Thursday, July 28, 2011
Ink-Slinger Profiles: George W. French, Cartooning "Ads" Up
George Willard French was born in Buchanan, Michigan on November 6, 1883, according to this World War I and II draft cards. In the 1900 U.S. Federal Census, he was the second of three children born to Willard and Ella; they lived in Bertrand, Michigan. Nothing is known, at this time, about French's art training. He was a cartoonist with the Chicago American. The Elkhart Truth (Indiana) reprinted his Chicago American drawing of stage actor Richard Carle on January 20, 1909.
In 1910 French lived in Chicago, Illinois at 6555 South Park Avenue; he was married to Pauline and had two daughters aged three and 7 months. He was an artist for a newspaper. Around this time he did an illustration of the magician Thurston for the Chicago American. French took over Pete Llanuza's sports editorial panel on October 30, 1911 and changed it to a general humor panel with an occasional sports cartoon. The panel was titled Anxious Moments about half the time, while the rest used one-shot titles. The title was used occasionally in his editorial cartoons; he was "promoted" to editorial cartoonist of the Record-Herald on March 2, 1913.
The January 1913 issue of Popular Mechanics published a Cartoons ad which highlighted an article by French who gives "an explanation of the origin of his Anxious Moments cartoon series." The trade journal, Printers' Ink, published this item on May 31, 1917, "George W. French, formerly a cartoonist on the Chicago Record-Herald, has joined the Ostenrieder Advertising Corporation of Chicago."
French signed his World War I draft card on September 12, 1918. He lived at 7701 South Morgan Street in Chicago, and was a self-employed advertising designer, with an office at the Kimball Building in Chicago. His description was short height, medium build with gray eyes and gray-brown hair.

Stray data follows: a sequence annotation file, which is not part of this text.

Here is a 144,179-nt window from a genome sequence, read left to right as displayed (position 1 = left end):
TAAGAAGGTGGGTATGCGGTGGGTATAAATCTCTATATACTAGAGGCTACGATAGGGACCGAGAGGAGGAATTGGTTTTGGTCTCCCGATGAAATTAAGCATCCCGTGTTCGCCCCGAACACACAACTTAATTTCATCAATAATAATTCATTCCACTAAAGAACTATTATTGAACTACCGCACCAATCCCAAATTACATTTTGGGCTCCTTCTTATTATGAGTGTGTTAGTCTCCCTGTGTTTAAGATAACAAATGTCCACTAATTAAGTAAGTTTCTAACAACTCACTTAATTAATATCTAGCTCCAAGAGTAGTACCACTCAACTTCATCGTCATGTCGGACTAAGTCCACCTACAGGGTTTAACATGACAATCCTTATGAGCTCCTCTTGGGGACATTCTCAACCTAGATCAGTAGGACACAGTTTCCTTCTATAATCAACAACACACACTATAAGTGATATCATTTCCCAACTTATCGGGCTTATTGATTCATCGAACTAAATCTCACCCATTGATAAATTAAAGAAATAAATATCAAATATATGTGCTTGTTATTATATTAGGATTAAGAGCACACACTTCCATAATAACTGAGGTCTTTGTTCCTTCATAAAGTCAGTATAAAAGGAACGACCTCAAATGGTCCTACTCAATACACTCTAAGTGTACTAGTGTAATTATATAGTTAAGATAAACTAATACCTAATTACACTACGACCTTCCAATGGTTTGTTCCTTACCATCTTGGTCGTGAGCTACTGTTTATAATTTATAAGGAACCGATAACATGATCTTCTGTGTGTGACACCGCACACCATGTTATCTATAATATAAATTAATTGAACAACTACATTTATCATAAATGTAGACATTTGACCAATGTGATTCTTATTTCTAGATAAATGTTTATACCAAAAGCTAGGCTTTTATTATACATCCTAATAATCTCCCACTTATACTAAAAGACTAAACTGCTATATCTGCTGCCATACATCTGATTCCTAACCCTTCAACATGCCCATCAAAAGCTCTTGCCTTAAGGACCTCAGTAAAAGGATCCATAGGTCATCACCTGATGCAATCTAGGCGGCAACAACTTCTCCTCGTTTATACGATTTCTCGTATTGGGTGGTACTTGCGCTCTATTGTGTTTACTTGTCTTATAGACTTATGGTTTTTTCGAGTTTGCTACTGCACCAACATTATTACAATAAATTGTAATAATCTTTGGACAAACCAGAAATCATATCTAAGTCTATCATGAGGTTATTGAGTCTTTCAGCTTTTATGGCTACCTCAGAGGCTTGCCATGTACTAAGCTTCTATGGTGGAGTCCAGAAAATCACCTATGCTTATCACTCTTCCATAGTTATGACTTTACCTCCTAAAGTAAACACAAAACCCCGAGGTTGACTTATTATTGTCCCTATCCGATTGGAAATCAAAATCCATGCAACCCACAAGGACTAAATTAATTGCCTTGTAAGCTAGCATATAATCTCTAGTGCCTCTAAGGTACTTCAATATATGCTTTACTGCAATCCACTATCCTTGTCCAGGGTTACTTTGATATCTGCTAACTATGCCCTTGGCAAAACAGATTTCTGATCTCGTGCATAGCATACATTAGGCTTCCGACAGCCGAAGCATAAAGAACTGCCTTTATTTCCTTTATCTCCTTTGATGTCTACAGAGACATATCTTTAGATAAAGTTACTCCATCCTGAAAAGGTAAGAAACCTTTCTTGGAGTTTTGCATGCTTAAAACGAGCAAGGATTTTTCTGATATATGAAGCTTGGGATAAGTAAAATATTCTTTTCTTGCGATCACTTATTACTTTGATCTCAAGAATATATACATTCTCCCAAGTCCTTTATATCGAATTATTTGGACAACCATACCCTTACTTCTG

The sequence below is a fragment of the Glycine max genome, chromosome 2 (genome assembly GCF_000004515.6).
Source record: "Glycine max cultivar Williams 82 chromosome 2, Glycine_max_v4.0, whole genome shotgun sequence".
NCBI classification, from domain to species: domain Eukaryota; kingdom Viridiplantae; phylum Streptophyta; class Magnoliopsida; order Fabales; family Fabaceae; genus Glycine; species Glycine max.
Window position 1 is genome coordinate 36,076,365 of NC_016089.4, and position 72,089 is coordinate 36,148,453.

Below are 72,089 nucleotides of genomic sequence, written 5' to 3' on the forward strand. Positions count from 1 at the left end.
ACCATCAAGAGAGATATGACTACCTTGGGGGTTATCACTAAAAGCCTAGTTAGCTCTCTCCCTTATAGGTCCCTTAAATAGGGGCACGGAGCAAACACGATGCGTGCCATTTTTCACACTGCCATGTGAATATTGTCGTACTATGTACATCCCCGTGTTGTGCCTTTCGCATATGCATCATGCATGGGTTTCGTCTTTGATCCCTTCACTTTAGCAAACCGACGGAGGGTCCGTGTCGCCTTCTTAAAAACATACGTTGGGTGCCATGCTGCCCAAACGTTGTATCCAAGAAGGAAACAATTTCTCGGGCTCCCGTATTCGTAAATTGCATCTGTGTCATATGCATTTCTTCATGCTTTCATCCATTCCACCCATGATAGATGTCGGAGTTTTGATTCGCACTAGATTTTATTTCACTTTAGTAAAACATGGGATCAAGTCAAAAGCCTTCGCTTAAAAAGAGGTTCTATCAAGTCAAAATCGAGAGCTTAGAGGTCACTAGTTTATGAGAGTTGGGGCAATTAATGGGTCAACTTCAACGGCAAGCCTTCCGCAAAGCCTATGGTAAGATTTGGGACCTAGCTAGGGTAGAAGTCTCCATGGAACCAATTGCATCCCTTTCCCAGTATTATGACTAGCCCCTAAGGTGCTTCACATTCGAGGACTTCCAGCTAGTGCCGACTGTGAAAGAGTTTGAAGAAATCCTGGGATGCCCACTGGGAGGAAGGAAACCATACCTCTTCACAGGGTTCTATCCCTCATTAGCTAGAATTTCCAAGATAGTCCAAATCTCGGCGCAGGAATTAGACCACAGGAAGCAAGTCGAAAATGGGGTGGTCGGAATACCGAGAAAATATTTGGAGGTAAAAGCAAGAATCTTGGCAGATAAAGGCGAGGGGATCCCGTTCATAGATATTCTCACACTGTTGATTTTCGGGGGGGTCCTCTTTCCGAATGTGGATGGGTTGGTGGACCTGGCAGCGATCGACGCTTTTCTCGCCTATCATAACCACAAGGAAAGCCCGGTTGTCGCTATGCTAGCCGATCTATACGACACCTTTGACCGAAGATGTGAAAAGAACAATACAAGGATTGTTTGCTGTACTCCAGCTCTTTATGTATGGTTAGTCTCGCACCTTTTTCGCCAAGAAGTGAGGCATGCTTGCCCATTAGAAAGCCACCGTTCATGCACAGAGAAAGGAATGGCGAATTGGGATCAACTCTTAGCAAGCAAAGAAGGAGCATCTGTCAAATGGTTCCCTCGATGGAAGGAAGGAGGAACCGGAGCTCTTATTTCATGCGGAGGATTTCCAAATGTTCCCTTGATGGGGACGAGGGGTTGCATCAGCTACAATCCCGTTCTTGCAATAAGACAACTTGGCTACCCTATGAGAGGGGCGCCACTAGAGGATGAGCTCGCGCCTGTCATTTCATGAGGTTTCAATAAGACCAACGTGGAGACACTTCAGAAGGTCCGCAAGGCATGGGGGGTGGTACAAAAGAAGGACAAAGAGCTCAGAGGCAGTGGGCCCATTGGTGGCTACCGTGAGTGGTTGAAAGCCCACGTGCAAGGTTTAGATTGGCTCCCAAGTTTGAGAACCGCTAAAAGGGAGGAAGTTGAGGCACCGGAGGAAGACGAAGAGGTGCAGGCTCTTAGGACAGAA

The 1920 census recorded the French family at the same address as his draft card. He was a commercial artist in the newspaper industry, and had a successful career in advertising. The trade journal, Printed Salesmanship, in its June 1929 issue, published his article, "Why Pillsbury Uses the Glorified Cartoon to Sell Pancake Flour". He explained why cartoons are an effective selling tool. The journal included this brief bio:
George W. French, the free-lance artist who created the "Ernest McGroucher" series for Pillsbury's pancake flour advertising, was a cartoonist on the staff of the Chicago Record-Herald prior to his entry into the commercial art field.
MagazineArt.org has one of his Pillsbury's Pancake Flour ads.
According to the 1930 census, French had remarried; her name was Hazel. It's not known what happened to his first wife. The family lived in Chicago at 440 Barry Avenue. He was a commercial artist. French signed his World War II draft card on April 27, 1942. His address was 415 Fullerton Parkway, Chicago. He was self-employed and worked at 75 East Wacker Drive in Chicago. Excerpts from the 1942 trade journal, Sales Management, article, "Alka-Seltzer's Glad Ad-Artist":
Thousands have chuckled over the doings and sayings of the big-headed little people in the Alka-Seltzer and One-a-Day Vitamins car card advertisements. Their creator, G.W. French, of Chicago, is just as colorful as they are, and he radiates the same cheerful optimism that characterizes them (except those among them who have not yet discovered the virtues of Alka-Seltzer).
Born on a Michigan farm, Artist French has never done any other work except drawing—first for newspapers, as a cartoonist, and later as an independent commercial artist. He started making the Alka-Seltzer drawings in 1934, adopting "large head, small body" figures, so that the "audience could see the facial expressions of the speaker." He writes the verses himself. The characters are everyday people in everyday situations.
Cartoonist French's philosophy is thus summed up in his own words: "I want my drawings to radiate happiness and to belittle distress. I want people to feel better just by reading them and looking at them…"
Samples of his Alka-Seltzer ads can be viewed at Lambiek.
French's death notice from the Chicago Tribune, June 30 1955, contributed by Cole Johnson:
George W. French, 71, of 415 Fullerton Pkwy, cartoonist and commercial artist, died yesterday at his home. Surviving are his widow Mae, two daughters, Mrs. Dorothy Ford, and Mrs. Marjorie Ruud, three grandchildren, and a brother. The funeral will be held tomorrow in the chapel at 5501 N. Ashland Ave.
Labels: Ink-Slinger Profiles
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